My Dodge truck has had a few fuel related issues over the past year and half I’ve owned the truck. Some of these issues were related to a bad mechanical fuel pump that was putting out less and less fuel pressure, and one of the issues was directly related to a bad batch of BioDiesel, and yet another was related to fungus in the fuel that the previous owner had suffered from. To help diagnose these issues, and determine if and when I was having fuel pressure issues, I decided to install a fuel pressure gauge. I also went to my favorite Diesel Forum to ask for help in getting some answers.
In the cab electronic gauges are very expensive, and I couldn’t see dropping over $200 for the occasional diagnosis of fuel pressure problems. Mechanical gauges are much more affordable, but I would not run fuel inside of the cab of my truck. The answer turned out to be installing a mechanical fuel gauge in the engine compartment and taking an occasional gander at the gauge to make sure it wasn’t past time to change out a filter, or to diagnose another problem.
Looked around and found Marshall made just the gauge I was looking for. And it was pretty cheap at under $30, but looks to be of very nice quality, complete with being filled with silicone to protect the gauge against wild swings in pressure. Folks on several diesel forums recommended the gauges, and so I ordered one up. I hooked it up along with a TorkTek snubber at the Injection Pump, where the fuel enters at a banjo. The snubber is supposed to reduce the pulsing of the fuel from the mechanical pump, and to prevent destroying mechanical fuel gauges. From there I attached a grease gun hose that was about 15″ long, and then to a 1/8″ female pipe thread adapter, and then to the gauge. I hung the gauge from a rubber hose using two zip ties, to reduce any vibration from the engine. This seemed to work although the needle of the gauge swung 5-10 psi on either side of the target pressure. The snubber was obviously not snubbing the pressure quite enough.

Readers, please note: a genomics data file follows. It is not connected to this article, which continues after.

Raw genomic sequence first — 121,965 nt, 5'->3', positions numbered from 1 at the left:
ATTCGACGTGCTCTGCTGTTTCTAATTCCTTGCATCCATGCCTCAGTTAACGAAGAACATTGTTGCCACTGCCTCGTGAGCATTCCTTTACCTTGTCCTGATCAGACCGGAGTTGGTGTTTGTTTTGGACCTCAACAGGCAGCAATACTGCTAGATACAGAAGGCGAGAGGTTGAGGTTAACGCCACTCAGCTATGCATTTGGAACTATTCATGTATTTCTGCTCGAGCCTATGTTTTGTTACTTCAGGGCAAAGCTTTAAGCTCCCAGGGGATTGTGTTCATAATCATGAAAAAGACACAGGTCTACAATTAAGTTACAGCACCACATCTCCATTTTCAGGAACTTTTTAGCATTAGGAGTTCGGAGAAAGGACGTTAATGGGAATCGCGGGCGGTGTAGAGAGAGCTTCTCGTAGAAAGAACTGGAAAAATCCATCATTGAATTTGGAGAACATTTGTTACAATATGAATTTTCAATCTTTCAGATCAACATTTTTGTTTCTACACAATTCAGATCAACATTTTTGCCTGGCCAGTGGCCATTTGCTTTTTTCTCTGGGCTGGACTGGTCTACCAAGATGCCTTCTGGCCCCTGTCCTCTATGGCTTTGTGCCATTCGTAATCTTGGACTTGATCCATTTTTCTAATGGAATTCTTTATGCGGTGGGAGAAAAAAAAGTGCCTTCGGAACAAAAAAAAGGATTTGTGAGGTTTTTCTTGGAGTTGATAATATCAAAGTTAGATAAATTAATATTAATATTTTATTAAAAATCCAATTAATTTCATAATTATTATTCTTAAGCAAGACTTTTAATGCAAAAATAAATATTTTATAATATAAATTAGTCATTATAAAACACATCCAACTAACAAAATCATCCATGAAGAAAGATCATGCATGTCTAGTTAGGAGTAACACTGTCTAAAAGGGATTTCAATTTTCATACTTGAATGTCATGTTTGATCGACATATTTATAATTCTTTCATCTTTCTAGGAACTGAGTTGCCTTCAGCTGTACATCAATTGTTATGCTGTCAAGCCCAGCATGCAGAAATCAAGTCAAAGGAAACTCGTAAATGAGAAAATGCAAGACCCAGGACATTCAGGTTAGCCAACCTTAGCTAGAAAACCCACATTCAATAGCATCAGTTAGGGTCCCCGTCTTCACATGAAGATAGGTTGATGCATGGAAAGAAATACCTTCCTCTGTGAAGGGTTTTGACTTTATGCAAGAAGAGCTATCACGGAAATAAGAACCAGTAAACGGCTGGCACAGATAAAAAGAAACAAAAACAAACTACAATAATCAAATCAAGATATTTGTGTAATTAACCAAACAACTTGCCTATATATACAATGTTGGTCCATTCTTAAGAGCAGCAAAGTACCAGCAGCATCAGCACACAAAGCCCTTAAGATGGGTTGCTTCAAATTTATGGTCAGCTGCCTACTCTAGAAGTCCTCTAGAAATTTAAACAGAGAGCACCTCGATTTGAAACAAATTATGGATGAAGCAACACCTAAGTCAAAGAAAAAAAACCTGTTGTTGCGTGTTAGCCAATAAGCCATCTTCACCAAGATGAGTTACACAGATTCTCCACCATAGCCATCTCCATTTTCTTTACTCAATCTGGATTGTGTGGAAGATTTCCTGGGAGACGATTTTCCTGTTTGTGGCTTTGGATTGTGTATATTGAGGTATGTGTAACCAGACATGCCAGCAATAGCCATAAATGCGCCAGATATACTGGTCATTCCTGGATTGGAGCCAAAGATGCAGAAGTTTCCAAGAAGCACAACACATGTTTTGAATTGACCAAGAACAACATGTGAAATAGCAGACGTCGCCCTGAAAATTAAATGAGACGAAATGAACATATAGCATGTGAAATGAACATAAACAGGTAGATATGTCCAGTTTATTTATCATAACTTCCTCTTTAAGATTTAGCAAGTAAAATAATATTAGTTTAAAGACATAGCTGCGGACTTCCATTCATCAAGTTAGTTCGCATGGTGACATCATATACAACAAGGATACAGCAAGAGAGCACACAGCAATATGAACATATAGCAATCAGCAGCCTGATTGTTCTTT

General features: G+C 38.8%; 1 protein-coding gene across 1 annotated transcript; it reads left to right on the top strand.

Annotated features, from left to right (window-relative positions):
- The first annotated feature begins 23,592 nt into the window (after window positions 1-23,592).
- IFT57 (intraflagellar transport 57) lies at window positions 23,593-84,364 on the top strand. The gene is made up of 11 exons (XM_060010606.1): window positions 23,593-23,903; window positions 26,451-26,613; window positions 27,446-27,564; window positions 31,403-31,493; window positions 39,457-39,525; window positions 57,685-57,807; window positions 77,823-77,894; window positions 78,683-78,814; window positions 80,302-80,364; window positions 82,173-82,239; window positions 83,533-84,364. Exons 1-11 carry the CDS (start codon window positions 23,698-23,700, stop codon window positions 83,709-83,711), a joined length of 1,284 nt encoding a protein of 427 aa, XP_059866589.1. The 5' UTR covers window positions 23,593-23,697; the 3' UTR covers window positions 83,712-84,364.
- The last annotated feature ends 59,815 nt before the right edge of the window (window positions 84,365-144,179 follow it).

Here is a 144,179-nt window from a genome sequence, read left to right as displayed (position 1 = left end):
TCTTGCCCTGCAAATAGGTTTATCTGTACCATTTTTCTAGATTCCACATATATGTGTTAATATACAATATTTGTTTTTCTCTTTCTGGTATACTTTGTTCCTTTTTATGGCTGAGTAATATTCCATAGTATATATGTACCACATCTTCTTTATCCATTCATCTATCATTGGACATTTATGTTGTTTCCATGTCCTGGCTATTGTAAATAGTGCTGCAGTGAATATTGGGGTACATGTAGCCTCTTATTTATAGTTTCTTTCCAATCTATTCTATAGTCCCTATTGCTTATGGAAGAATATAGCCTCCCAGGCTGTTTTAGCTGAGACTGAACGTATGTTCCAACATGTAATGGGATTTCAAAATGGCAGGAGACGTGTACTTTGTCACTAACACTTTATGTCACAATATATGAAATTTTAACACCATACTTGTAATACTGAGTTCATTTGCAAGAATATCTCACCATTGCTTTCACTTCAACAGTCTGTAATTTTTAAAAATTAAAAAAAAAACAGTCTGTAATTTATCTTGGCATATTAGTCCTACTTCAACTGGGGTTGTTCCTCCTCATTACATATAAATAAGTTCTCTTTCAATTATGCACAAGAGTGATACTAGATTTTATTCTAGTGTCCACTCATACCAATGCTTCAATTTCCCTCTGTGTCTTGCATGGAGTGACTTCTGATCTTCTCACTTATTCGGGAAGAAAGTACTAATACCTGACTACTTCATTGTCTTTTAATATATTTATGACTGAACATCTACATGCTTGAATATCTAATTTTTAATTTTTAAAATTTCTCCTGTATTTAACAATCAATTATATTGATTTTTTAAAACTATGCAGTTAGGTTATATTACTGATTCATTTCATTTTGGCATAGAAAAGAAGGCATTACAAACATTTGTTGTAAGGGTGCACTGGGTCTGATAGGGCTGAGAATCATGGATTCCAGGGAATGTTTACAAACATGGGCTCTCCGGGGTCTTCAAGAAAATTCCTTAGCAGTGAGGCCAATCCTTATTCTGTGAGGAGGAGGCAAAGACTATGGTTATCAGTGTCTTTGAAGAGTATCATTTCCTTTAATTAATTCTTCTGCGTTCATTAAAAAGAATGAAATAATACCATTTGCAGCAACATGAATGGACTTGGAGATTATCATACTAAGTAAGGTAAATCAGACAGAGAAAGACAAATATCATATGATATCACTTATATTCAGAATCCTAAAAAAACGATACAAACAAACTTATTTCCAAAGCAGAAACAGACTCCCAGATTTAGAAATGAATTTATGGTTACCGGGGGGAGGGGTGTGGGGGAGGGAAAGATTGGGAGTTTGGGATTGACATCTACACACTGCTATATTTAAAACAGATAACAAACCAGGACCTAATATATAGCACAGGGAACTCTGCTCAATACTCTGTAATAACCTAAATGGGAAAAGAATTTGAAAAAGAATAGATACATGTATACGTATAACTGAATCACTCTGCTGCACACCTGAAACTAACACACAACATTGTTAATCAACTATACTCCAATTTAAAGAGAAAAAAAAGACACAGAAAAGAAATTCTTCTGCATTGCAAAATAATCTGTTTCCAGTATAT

Left the gauge on the truck and couple months later the gauge failed. Most of the silicone leaked out of the gauge, and of course the swinging of the needle was even more erratic. Returned this gauge to the place I bought it from and they sent me a new one. Installed this gauge, and in a few more months I trashed this one also, only this time the truck blew out the rubber plug at the gauge, and broke the needle. I think the plug went first, and then the needle just beat itself to death from the wildly fluctuating fuel pressure.
Contacted Marshall and they kindly replaced the gauge. In hindsight I think they went above and beyond the call of customer service on this one. The wildly fluctuating fuel pressure of my Cummins was just too much for any mechanical fuel pressure gauge with my set up. And I also wonder about the effect of Biodiesel on the rubber seals of the gauge. The literature makes no mention of using Biodiesel. Biodiesel is hard on some rubber parts and so I think it’s reasonable to think maybe a gauge directly exposed to Biodiesel will eventually fail due to swelling or softening of the rubber.
This time at the recommendation of Rob at TorkTek, I used a 30″ or so piece of marine grade fuel line instead of the shorter grease gun hose. And I used some parts left over from a Turbo Waste Gate project.
It goes together like this:
1. TorkTek Snubber at the fuel injection pump at the banjo.
2. brass hose barb that has a very tiny pinhole size orifice.
3. 30″ of marine grade hose.
4. a second brass hose barb with tiny pinhole size orifice.
5. 1/8 x 1/8 female to female pipe thread adapter
6. Marshall Fuel Gauge
After installing all of this and sealing all threads with Permatex #2 sealer, I started up the truck, and got a non-fluctuating 20psi. Adjusted the TorkTek OverFlow Valve I have on the Injection Pump so I ended up with a non-fluctuating 35psi. Fantastic! No more gauge getting beat to death from fluctuating fuel pressure.
Life is good!